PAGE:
In many ways, the Opitz family is both Colorado sports royalty and Heritage’s first family of baseball. But they’re still looking for their first big-leaguer.
Jake (33 years old), Shane (28) and Casey (21) all starred at the school, where their parents met at a baseball game in 1979. All three were drafted out of Heritage. Jake played at Nebraska and reached Triple-A with the Phillies, and Shane reached Triple-A with the Blue Jays.
Now, the family’s last shot at the majors comes with Casey. A two-year starter at Arkansas, the switch-hitting catcher is projected to be selected in the five-round MLB draft on Wednesday.
“I sure hope this is the greatest Opitz to come, because neither one of us older brothers could crack the big leagues,” said Jake, the manager for the rookie-league Grand Junction Rockies. “So, it’s on him now. But he’s got a unique skill-set and he’s maybe the best catcher in the country. He’s just unbelievable behind the plate, and that, along the adjustments he’s made in his switch-hitting, is going to take him a long way.”
Casey began switch-hitting at about 10 years old, which was around the same time he converted to catcher from middle infield. The positional change had then-Heritage coach Scott Hormann initially unsettled — until he got to witness firsthand the prowess of the youngest Opitz behind the plate.
“I knew I had a pro player before he even came to high school just because of his brothers, but when Jake, Shane and (dad) Jeff decided to turn him into a catcher, I was like, ‘I don’t know, guys — he’d be the best shortstop this school would ever see, or the best second baseman,’” Hormann said. “But it was very obvious by his sophomore year that I had on my hands the best defensive catcher I’ve ever been around (at the prep level).”
Those defensive skills translated to the SEC. As a freshman Casey served as a backup on the Razorbacks’ national runner-up team, and was the primary catcher last season as the school made another College World Series appearance. This spring, as a junior, he was named to the watch list for the Buster Posey National Collegiate Catcher of the Year.
“As far as catching and handling a pitching staff, he’s about as good as it gets at this level,” Arkansas head coach Dave Van Horn said. “Offensively, he’s also made a lot of the strides the last couple years, and he’s put on some good weight and gotten stronger.”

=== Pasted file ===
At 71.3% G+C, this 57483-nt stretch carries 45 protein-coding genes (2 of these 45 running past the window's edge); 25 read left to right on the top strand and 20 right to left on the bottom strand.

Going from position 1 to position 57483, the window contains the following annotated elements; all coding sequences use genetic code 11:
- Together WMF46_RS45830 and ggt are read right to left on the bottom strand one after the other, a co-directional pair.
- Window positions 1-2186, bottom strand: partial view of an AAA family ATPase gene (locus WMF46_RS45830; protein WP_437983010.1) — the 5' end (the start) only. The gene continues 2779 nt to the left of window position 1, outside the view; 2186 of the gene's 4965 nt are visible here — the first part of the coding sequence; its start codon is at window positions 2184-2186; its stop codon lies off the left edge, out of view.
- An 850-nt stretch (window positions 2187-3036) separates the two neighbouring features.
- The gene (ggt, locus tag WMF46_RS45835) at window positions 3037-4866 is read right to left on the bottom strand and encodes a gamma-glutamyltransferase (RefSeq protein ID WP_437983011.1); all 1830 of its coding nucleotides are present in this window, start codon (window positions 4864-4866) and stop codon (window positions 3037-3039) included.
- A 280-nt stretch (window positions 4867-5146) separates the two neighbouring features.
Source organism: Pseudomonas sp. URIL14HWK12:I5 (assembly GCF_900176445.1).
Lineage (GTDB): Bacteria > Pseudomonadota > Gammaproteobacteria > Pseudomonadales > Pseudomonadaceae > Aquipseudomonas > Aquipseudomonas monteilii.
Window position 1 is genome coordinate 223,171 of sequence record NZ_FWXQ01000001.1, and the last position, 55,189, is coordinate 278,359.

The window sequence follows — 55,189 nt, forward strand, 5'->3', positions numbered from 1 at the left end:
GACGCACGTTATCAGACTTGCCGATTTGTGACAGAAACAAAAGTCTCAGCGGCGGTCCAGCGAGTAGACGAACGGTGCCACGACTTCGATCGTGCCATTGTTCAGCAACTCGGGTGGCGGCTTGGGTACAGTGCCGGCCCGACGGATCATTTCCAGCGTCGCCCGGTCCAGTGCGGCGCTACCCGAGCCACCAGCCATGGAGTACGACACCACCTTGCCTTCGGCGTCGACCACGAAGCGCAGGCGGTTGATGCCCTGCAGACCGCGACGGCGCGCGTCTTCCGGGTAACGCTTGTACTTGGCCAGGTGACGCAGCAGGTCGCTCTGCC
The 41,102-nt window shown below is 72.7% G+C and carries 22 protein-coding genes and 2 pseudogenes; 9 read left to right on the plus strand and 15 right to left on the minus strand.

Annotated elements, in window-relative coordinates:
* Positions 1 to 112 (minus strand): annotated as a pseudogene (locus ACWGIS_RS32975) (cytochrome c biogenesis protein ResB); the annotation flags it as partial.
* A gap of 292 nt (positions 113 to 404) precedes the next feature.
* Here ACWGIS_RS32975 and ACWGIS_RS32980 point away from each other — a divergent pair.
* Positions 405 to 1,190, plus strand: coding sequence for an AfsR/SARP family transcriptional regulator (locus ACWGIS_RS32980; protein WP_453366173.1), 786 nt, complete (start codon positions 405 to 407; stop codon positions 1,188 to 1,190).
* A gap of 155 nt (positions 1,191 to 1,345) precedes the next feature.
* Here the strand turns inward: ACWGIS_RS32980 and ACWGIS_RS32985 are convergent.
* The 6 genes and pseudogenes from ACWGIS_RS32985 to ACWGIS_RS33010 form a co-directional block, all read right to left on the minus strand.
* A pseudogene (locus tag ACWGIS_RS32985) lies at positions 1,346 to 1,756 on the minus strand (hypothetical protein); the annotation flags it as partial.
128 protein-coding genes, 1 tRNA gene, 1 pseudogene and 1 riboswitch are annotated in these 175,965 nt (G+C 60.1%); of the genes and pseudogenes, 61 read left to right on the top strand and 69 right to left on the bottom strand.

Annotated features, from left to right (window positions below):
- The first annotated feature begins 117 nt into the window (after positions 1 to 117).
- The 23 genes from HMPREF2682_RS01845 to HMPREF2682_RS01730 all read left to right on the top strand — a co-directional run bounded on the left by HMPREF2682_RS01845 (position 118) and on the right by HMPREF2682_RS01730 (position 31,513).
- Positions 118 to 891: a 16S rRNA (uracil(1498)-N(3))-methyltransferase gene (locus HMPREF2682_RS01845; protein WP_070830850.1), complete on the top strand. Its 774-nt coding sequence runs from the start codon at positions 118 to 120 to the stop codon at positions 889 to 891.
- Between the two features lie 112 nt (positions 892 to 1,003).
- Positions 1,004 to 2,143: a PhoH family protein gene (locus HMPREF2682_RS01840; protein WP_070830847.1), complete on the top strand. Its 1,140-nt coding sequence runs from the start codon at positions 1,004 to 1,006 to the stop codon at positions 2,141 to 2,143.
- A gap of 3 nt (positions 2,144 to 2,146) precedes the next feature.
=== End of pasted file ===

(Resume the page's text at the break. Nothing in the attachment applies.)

After slashing .235/.370/.290 as a sophomore, the 5-foot-11 Casey hit the weight room and put on about 25 pounds last offseason. Those gains, in conjunction with a more aggressive approach in the box, had the 21-year-old slashing .302/.361/.509 through 16 games as a junior before the NCAA season was canceled because of the coronavirus pandemic.
“He had his struggles in 2018, and people like to focus on that, but at the same time that was a 170-pound kid playing in the best conference in the world,” said Shane, who was an assistant coach this spring at Northern Colorado. “He still did a (heck) of a job and helped lead his team to the College World Series. And so this year, all of a sudden that 170-pound kid is 195 and he’s getting the bat through the zone quicker, he’s being more aggressive.”
Jake said he’s “heard a lot of interest” from various teams in Casey, although nothing on the Rockies’ front. Even if Casey isn’t selected in an immensely shortened draft that normally runs 40 rounds, the catcher can repeat his junior year at Arkansas in 2021 if he wants, per the NCAA’s granting of an extra year of eligibility due to the pandemic.
‘With the rule change where guys get the year back, it’s always good to have that in my back pocket in case something changes,” Casey said. “But right now, I’m ready to take the next step in my career.”
The silver lining to all the current uncertainty and Casey’s canceled season at Arkansas, where the Razorbacks were primed for a third straight trip to Omaha, is the time the three brothers have been afforded to spend together. Not since Jake was in high school has the trio been able to indulge in the game with each other on a regular basis. Over the last several months, they’ve been lifting in the gym in Shane’s basement and then hitting at Coach Hormann’s facility.
All the while, Casey continues to soak in the wisdom of two ex-ballplayers who want to see him succeed more than anyone.
“They sprinkle in advice whenever they can,” Casey said. “They’ve been teaching me since I picked up a bat and glove the first time; prepping me for high school ball, college ball, minor league ball, the whole process. Everything from baseball to life, I’ve learned from them… It was hard to see my college season get taken away, but it’s awesome I’m going through the final stages of this (draft) process with the brothers who have pushed me since the start.”